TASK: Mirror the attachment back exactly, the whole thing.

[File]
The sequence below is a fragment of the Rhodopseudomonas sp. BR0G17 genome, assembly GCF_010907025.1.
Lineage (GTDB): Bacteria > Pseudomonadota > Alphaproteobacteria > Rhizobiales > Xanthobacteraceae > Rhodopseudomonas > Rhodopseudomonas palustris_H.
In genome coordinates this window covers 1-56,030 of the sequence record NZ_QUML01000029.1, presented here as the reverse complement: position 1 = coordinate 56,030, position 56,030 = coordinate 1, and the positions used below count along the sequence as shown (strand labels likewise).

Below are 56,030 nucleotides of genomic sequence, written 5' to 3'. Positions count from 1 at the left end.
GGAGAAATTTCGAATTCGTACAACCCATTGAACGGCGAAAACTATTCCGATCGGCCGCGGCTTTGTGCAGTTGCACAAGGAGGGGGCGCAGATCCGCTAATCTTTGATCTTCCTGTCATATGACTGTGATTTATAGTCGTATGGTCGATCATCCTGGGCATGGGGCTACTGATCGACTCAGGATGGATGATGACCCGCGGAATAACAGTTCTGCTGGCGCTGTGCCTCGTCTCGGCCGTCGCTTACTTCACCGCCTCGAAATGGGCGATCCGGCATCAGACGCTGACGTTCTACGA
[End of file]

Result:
The sequence below is a fragment of the Rhodopseudomonas sp. BR0G17 genome, assembly GCF_010907025.1.
Lineage (GTDB): Bacteria > Pseudomonadota > Alphaproteobacteria > Rhizobiales > Xanthobacteraceae > Rhodopseudomonas > Rhodopseudomonas palustris_H.
In genome coordinates this window covers 1-56,030 of the sequence record NZ_QUML01000029.1, presented here as the reverse complement: position 1 = coordinate 56,030, position 56,030 = coordinate 1, and the positions used below count along the sequence as shown (strand labels likewise).

Below are 56,030 nucleotides of genomic sequence, written 5' to 3'. Positions count from 1 at the left end.
GGAGAAATTTCGAATTCGTACAACCCATTGAACGGCGAAAACTATTCCGATCGGCCGCGGCTTTGTGCAGTTGCACAAGGAGGGGGCGCAGATCCGCTAATCTTTGATCTTCCTGTCATATGACTGTGATTTATAGTCGTATGGTCGATCATCCTGGGCATGGGGCTACTGATCGACTCAGGATGGATGATGACCCGCGGAATAACAGTTCTGCTGGCGCTGTGCCTCGTCTCGGCCGTCGCTTACTTCACCGCCTCGAAATGGGCGATCCGGCATCAGACGCTGACGTTCTACGA